Comparison of NSA and BRW measurements for the period 279, 1997 – 278, 1998
Introduction
NOAA/ESRL has maintained both particle light scattering and absorption measuring instruments at the Barrow, Alaska station (BRW) since 1988 (light scattering measurements have actually been made since 1976). To obtain data representative of clean baseline conditions, measurements from the polluted sector (as determined by wind speed and direction) are automatically removed from the data set. Hence, we are looking only at uncontaminated scattering and absorption measurements. In 1997, a major upgrade to the system at BRW was done and both the original and upgrade systems were run in parallel. Here we describe a comparison between measurements for the original system and the upgrade system which are referred to as BRW and NSA respectively.
Table 1 lists the instruments and their period of operation at the site. Initially, light scattering was measured using a 4 wavelength nephelometer and light absorption was measured using an Aethalometer. This original sampling system did not include size or relative humidity control of the aerosol sample.
Table 1 Description of instrumentation at BRW and NSA
Instrument |
Period of operation |
Station i.d. |
Comments |
MRI nephelometer. |
1976- Fall, 1998 |
BRW |
4 wavelength, no size cut |
Magee Scientific Aethalometer |
1988 - 2003 |
BRW |
Wavelength unknown no size cut Specific absorption of 10 m^{2}/g used to convert [BC] to absorption (m^{-1}) |
TSI nephelometer (#3563) |
Fall, 1997-present |
NSA |
3 wavelength, 1 and 10 um size cut |
Radiance Research Particle soot absorption photometer (PSAP) |
Fall, 1997-present |
NSA |
565 nm wavelength 1 and 10 um size cut |
The new system includes a valve which switches between a 10 um and 1 um impactor so that scattering and absorption for the two size cuts are measured. Relative humidity is maintained at 40%. The BRW and NSA systems were operated simultaneously for approximately 1 year (Fall, 1997 – Fall, 1998). In the fall of 1998 the 4 wavelength nephelometer was removed from operation. In 2003 the aethalometer was removed from operation.
In this note, we compare the one year of simultaneous light scattering and two years of light absorption measurements from the co-located instruments at BRW and NSA. It is important to understand how the measurements from these instrument sets compare in order to understand data consistency for the entire period of measurement, i.e., how the historical data relate to the measurements made in the new system.
Methods
Data from all instruments are readily available on the ESRL aerosol website. The comparison procedure was:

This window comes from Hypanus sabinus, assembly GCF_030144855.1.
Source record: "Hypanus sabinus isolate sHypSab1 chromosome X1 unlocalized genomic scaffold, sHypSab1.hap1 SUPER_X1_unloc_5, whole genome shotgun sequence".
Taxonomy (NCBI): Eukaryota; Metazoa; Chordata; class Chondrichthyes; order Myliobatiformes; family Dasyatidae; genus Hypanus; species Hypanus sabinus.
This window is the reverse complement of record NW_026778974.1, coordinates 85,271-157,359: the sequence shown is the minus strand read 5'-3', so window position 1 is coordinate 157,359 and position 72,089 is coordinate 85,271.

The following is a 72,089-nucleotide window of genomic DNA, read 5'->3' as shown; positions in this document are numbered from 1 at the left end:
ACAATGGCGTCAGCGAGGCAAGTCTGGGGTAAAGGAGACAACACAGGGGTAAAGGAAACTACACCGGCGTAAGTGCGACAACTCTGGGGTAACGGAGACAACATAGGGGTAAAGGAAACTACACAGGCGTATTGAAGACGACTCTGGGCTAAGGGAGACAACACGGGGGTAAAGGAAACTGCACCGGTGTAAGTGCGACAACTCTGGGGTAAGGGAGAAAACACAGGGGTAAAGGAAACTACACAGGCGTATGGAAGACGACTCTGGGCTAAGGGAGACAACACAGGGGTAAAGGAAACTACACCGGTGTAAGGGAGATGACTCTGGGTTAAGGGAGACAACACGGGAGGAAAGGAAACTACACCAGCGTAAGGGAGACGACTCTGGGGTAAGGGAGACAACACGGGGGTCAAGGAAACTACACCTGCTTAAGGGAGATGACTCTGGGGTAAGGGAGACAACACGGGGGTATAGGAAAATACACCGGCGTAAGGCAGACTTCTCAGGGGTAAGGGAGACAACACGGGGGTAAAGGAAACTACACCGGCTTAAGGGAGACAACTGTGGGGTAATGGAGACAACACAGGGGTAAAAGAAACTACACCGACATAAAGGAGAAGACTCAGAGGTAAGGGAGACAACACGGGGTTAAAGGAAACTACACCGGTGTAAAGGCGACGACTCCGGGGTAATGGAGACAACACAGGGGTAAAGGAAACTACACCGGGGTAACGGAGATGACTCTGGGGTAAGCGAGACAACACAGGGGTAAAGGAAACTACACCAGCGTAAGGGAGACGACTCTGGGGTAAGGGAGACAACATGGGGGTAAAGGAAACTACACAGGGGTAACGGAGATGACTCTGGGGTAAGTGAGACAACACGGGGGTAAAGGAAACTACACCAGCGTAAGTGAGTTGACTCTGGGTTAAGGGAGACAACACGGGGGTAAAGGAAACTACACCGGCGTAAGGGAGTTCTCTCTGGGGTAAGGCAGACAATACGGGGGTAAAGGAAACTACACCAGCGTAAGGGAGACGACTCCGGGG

- Select data for the overlap period DOY 279, 1997 to DOY 278, 1998 (1999 for s_{ap}).
- Calculate the absorption coefficient for the aethalometer using: s_{ap} = 10 m^{2}/g * [BC]
- Apply the QC edit corrections (e.g., remove spikes and contaminated data)
- For the NSA data set, remove 1 mm size cut data.
- Correct the NSA PSAP data for: (a) scattering by particles within the filter and (b) spot size. Also, remove low transmittance data (e.g. transmittance < 0.5 as per (Bond et al.,1999)
- Calculate hourly averages of scattering and absorption coefficients for each instrument (i.e., s_{spB}, s_{spG}, s_{spR}, and s_{apG} for NSA and BRW). Calculate daily averages of absorption for the Aethalometer and PSAP
- Remove obvious outliers (there were four for the s_{ap} data).
- Plot the data against each other and do the linear regression to find the slope of the line and the correlation coefficient (do the regression for both a calculated y-intercept and with the y-intercept set to 0).
Results
Overall, the linear fits suggest that the BRW measurements were consistently lower than the NSA measurements. The s_{ap} measurements, Table 2 gives the fit parameters and correlation coefficients for absorption coefficient and Table 3 provides the same information for scattering coefficient.
Absorption coefficient
Figure 1 shows that, for the two years, on an hourly basis, there is a relatively low correlation between the PSAP and Aethalometer measurements (R^{2}=0.70) although the instruments agree fairly well – the slope is 0.94. Looking at the data on a year-by-year basis, we see that the two instruments demonstrated better agreement with each other for the second year period than for the first year (slope = 0. 99, R^{2}=0.77). This difference is statistically significant but it’s unclear what caused this difference.
For daily-averaged data (Figure 2), there is a stronger relationship between the two instruments’ measurements than for hourly averaged data and, again, good agreement for the two measurements of absorption coefficient. Because particle concentration and hence, light absorption, are low at the site, often near the detection limits of the two instruments, there is considerable noise in the measurements. The improvement in fit for the daily averaged values with respect to the hourly averaged values is most likely a result of averaging noise in the data over a longer time period.